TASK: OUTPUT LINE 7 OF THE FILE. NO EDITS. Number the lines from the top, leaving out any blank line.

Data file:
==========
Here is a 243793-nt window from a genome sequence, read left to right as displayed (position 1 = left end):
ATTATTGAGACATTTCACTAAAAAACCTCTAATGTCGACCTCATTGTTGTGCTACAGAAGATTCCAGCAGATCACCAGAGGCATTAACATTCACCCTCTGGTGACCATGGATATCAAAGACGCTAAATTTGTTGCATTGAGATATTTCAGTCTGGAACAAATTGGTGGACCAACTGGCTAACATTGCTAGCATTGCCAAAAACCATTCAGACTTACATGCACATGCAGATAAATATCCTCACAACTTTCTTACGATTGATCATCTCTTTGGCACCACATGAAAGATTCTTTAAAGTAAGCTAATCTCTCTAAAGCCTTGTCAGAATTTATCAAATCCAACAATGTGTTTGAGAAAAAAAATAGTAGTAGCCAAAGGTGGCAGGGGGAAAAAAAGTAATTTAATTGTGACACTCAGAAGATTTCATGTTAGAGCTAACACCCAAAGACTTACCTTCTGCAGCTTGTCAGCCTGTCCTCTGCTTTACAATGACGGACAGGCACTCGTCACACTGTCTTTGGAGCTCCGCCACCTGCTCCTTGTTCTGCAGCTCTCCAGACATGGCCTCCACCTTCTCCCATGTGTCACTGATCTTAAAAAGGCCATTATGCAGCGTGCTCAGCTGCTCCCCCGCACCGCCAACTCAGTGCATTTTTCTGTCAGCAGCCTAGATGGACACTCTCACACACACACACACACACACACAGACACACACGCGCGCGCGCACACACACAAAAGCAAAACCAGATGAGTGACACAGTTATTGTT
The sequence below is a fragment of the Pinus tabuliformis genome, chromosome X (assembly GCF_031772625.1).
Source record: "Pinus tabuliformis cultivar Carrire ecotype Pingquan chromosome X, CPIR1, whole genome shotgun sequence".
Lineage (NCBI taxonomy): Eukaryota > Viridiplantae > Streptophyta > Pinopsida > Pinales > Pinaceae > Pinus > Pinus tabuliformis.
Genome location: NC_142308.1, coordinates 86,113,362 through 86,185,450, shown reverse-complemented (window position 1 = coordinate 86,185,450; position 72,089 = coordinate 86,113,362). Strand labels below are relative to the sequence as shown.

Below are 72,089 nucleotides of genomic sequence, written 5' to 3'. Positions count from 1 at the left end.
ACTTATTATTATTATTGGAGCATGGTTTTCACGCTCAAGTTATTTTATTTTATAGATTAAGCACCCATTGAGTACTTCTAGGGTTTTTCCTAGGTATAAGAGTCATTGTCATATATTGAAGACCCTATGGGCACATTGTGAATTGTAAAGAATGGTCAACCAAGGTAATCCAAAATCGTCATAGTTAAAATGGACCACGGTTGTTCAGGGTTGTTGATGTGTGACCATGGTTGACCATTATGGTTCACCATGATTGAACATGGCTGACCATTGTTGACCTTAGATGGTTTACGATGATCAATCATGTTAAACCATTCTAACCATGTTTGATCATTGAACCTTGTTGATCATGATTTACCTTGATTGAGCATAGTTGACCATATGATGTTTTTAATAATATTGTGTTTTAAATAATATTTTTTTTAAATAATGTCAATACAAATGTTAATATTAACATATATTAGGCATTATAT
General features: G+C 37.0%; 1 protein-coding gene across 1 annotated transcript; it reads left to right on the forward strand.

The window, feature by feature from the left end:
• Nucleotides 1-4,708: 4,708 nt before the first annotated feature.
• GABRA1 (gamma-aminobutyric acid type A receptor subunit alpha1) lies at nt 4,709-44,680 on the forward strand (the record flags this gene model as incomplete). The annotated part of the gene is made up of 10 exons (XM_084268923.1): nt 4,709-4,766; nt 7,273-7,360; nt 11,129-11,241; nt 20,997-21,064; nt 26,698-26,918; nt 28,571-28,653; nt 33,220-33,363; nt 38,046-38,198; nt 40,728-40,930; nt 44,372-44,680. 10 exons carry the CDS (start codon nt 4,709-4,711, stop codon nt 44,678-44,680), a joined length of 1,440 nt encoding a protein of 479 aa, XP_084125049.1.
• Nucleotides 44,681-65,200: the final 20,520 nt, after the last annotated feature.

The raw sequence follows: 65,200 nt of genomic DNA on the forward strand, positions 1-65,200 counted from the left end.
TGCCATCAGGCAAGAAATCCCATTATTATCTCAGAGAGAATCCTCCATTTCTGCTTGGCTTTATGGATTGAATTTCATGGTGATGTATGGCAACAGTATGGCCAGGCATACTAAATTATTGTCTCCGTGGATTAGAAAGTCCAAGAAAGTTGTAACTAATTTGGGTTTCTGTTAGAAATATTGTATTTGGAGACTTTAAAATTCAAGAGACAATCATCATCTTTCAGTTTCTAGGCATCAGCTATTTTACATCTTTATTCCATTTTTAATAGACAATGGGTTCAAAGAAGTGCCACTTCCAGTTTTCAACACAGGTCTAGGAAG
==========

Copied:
Below are 72,089 nucleotides of genomic sequence, written 5' to 3'. Positions count from 1 at the left end.